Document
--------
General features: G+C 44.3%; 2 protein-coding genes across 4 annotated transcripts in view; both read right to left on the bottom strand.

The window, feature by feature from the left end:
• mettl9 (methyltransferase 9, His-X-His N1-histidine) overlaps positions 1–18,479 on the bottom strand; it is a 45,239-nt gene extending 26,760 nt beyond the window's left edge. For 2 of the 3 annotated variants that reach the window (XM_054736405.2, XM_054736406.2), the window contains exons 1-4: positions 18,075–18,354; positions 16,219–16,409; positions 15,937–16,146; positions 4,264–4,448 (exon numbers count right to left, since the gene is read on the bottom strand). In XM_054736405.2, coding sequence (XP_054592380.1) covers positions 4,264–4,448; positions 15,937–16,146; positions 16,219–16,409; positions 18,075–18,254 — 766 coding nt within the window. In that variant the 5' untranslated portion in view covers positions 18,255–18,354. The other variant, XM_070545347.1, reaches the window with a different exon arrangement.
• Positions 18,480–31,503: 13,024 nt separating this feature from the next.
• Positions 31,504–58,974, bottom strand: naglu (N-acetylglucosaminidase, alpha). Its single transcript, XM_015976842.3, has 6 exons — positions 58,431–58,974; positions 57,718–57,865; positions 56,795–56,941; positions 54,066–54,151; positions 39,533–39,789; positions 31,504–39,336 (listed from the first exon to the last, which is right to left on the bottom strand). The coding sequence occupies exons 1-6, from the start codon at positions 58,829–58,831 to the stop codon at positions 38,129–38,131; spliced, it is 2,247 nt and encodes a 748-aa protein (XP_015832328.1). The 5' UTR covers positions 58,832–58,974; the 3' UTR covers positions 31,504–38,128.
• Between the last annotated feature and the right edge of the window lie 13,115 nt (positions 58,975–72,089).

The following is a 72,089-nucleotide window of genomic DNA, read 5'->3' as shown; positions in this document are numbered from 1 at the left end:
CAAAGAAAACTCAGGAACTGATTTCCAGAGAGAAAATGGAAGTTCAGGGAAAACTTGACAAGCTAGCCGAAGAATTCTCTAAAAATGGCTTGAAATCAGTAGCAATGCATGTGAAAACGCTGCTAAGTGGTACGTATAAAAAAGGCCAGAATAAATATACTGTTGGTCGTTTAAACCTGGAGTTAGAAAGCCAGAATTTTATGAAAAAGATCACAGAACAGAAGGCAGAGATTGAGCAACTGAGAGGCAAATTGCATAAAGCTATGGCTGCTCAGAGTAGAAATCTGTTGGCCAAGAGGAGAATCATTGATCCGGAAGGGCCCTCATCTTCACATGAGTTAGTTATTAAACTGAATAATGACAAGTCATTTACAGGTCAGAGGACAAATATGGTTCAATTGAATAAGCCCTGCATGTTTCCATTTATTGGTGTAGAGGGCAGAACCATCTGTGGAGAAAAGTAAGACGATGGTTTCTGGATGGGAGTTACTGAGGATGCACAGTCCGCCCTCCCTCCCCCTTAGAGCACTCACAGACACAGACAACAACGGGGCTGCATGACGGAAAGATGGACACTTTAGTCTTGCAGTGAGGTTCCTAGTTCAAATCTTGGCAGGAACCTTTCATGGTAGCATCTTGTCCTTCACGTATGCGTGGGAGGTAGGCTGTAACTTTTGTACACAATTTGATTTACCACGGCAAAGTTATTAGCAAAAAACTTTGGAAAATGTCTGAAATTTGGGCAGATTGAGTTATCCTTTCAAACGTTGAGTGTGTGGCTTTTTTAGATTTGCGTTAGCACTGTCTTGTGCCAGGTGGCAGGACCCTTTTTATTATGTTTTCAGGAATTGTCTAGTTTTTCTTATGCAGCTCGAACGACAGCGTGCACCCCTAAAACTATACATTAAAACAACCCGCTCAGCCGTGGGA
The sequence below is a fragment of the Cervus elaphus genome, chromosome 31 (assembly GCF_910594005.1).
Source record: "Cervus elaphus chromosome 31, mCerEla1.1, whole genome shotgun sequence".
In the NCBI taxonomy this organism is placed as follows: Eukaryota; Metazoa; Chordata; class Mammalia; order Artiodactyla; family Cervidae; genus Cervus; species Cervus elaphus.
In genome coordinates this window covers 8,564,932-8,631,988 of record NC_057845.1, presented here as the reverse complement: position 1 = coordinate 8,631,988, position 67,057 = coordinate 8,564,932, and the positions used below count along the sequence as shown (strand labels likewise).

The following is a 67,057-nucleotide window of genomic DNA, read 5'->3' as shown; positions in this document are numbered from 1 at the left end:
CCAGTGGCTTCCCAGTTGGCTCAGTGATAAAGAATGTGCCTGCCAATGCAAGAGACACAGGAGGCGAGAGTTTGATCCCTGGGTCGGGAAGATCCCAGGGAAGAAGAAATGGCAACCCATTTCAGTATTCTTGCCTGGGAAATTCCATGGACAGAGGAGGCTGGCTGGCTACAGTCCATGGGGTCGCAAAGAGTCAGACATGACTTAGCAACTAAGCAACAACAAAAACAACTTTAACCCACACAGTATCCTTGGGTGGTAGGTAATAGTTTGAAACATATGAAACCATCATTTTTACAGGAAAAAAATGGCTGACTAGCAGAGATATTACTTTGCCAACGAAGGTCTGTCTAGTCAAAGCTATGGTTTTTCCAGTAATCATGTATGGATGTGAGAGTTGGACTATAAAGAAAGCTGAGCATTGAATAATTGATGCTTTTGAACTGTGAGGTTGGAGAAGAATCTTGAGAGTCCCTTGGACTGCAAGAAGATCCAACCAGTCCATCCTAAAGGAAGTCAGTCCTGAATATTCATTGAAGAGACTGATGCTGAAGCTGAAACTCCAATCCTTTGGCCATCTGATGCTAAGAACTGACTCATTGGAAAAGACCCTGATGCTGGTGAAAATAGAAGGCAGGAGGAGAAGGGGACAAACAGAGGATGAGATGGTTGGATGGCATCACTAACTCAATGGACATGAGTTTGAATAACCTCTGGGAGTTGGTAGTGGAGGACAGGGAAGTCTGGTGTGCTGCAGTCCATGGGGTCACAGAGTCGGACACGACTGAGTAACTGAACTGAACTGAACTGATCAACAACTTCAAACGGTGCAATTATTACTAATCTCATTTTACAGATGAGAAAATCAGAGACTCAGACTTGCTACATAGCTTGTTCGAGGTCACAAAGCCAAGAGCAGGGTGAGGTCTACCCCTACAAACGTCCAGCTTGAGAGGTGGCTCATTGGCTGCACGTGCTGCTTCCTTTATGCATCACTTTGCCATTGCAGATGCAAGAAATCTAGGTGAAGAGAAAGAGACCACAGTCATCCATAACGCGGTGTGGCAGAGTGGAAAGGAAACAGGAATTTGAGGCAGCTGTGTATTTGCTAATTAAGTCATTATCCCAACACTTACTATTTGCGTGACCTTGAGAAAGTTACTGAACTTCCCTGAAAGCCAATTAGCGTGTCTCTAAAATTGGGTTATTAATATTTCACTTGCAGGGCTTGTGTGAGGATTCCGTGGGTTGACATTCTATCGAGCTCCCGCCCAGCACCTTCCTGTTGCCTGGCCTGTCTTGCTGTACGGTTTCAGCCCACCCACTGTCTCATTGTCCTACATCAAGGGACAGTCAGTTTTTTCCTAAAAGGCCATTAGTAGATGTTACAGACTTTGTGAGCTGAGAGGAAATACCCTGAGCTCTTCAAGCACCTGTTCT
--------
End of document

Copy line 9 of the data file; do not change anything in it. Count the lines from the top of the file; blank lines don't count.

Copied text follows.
The sequence below is a fragment of the Cervus elaphus genome, chromosome 31 (assembly GCF_910594005.1).